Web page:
Excessive aggressiveness follows frustration like day follows night. Aggressiveness on its own is not entirely negative. We must be aggressive, perhaps persistent, in the pursuit of our goal. Problems must be solved aggressively. When we're emotionally involved with an important goal we want our aggressive tendencies to come into play. However, when you are blocked and frustrated in achieving your goal your aggressiveness will seek an outlet.
Misdirected aggressiveness becomes a destructive force. Those feelings of physical violence or pent up anger towards others and yourself. Instead of a targeting a worthwhile goal, failure-type personality directs his aggressiveness into physical symptoms like high blood pressure, worry, compulsive behaviour or at other people in form of rudeness, gossip or fault finding. Upon defeat, sometimes he tries even harder which becomes a head against the wall bashing session. We should not eradicate aggressiveness but understand it and provide it with proper channels of expressions. Aggressive behaviour in animals is fundamental and is necessary to express before love. Misdirected aggressiveness is an attempt to hit one target by hitting a completely unrelated one. You don't solve one problem by creating another. Remember a time when someone was rude to you, that was misdirected aggressiveness. It is wise to not engage someone else's aggressiveness and recognize that it is not personal and misdirected. Channeling Aggressiveness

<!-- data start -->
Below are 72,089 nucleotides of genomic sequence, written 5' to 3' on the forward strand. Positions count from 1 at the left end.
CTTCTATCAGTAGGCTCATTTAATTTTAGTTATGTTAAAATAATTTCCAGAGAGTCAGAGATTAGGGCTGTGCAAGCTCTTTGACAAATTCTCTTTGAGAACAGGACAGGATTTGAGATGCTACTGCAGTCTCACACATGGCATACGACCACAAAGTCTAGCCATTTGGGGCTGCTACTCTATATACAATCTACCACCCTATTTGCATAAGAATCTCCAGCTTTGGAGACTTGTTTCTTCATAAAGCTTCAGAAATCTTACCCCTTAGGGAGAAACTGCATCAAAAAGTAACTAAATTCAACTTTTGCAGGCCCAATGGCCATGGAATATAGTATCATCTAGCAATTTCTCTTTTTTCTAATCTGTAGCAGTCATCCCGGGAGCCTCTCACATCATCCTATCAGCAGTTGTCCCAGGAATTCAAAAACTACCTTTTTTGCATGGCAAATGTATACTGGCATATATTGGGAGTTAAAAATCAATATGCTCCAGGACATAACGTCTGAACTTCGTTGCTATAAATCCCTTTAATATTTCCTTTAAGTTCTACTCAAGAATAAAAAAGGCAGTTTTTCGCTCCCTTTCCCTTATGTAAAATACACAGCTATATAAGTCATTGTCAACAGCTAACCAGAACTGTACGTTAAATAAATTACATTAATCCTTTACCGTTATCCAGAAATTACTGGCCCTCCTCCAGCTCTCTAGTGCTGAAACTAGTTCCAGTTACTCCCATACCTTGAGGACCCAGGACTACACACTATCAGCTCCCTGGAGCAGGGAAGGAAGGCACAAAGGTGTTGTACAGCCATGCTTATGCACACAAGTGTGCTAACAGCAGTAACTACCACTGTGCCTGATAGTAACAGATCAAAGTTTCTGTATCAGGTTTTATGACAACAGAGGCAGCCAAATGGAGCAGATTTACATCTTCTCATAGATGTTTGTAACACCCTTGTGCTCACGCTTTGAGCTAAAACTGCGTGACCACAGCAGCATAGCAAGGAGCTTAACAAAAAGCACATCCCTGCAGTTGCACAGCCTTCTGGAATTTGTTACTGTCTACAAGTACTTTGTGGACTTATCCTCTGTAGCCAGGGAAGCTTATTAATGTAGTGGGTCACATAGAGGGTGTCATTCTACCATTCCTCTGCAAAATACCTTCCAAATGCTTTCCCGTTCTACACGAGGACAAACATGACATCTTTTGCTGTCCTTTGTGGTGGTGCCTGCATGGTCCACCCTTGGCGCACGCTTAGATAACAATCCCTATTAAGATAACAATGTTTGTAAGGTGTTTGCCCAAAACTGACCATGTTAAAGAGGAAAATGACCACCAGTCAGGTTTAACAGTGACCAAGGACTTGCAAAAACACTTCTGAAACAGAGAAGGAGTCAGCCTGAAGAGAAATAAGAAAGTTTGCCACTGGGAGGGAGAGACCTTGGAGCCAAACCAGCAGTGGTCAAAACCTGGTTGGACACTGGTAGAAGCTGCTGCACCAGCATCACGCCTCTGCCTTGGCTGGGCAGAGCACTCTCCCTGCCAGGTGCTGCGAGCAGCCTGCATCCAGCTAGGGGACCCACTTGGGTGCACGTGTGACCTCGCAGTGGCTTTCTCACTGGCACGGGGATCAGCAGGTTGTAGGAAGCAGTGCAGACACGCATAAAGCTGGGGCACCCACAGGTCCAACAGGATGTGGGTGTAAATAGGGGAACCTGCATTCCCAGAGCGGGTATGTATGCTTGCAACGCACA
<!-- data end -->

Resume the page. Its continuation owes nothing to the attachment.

If you are blocked from achieving an important goal, you need to expel your energy. Safely. Physical exercise, sports with punching or hitting, even rearranging furniture are all excellent channels. Working towards your goal is the best way to tranquilize a trouble spirit.
The best advice comes directly from Dr Maxwell Maltz
"Write a letter to the person who has frustrated or angered you. Pull out all the stops. Leave nothing to the imagination. Then burn the letter."
Source - Psycho Cybernetics by Dr Maxwell Maltz